I’m looking forward to returning to my blog, after about a one year absence.  In that time, I’ve moved into my new apartment on the Upper West Side in Manhattan, audited two excellent art history classes in the fall and spring semesters, taken a trip to Berlin entirely on my own, and another with a group several months later to France, made dramatic strides to start my product design company and learned that I am to be a grandmother twice, in early August and again in early September.  

    All things considered, I’m “widowing on” well, making the best of the still relatively new life (going on 4 years this coming July 22nd) without my husband.  

   Still, one of the hardest activities for me to do is to go out for dinner by myself.  I’ve heard this challenge expressed often by widows in the past 3 years.  Many of us associate dinners (frequently weekend dinners) with our husbands.  In my own case, we took enormous pleasure in the time to just talk.  Sometimes the talk involved important decisions, often about our children and their lives but, always, there was a shared intimacy    and the ability to be together and, usually, enjoy a nice meal.  Most of the time our best dinners were not ones where he would put on a tie and jacket and I would wear a dress. Instead, they were in very relaxed neighborhood restaurants, that greeted us warmly when we walked in the door, and with many predictable and appealing food options.

    I have avoided, as much as possible, going out to eat dinner on my own these past 3 years, although when I traveled to Berlin by myself last summer, I was determined to accomplish it.  I’d go armed with a Kindle (and an attachment light) and look for a restaurant with good food.  I think restaurants must really appreciate single women walking in because most of us probably don’t dawdle.  I certainly didn’t.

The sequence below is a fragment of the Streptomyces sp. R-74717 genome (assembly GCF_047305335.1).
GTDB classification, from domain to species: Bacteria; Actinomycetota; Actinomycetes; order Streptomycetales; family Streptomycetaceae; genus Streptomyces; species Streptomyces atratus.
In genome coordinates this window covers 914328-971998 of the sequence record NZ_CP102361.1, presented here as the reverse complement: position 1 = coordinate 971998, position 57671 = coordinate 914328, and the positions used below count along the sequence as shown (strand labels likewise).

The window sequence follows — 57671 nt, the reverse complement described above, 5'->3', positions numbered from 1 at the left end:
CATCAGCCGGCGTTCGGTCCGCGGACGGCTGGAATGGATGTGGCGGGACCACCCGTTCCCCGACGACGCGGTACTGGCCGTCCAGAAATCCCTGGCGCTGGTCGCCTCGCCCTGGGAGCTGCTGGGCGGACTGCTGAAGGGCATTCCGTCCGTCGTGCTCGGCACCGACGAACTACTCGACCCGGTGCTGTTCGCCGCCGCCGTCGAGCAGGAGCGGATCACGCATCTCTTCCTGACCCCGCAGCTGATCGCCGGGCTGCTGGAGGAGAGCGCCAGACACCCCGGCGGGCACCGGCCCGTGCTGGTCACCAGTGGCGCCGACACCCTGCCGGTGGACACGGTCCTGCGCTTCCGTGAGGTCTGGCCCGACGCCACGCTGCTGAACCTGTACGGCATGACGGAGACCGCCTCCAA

As I came back to my apartment around 6:00 pm yesterday, after a beautiful, sunny Saturday afternoon spent walking and shopping in Manhattan,  I decided that going out for dinner at a local restaurant on a beautiful early spring night would be uplifting, and a way of rewarding myself for having gotten through a tense 2 days of pregnancy-related news from my daughter.

    And that’s just what I did.  My date was Ernest Hemingway and, with a copy of “Garden of Eden” in my purse, I headed to a very good restaurant on Broadway and West 112th Street.  The hostess seated me at a table by the window with an excellent view of people walking on Broadway.  I ordered a glass of German rose, and a kale and artichoke salad with grilled chicken.  I watched the people walking by, read Hemingway and eavesdropped on the conversation of 2 young women sitting to my left, who seemed to be meeting as potential roommates and discussing everything from their food allergies to their plans for marriage and children.

    As I walked back on Broadway afterwards and caught occasional glimpses of the setting sun down the side streets leading to the Hudson, I was glad that I’d gone out.  My son had a poster in his bedroom when he was growing up of Garfield, the cat, tossing up a little paw-ful of confetti.  The thought bubble proclaimed, “A party is where you make it.”  My Saturday night dinner, on my own, was definitely more enjoyable out than in.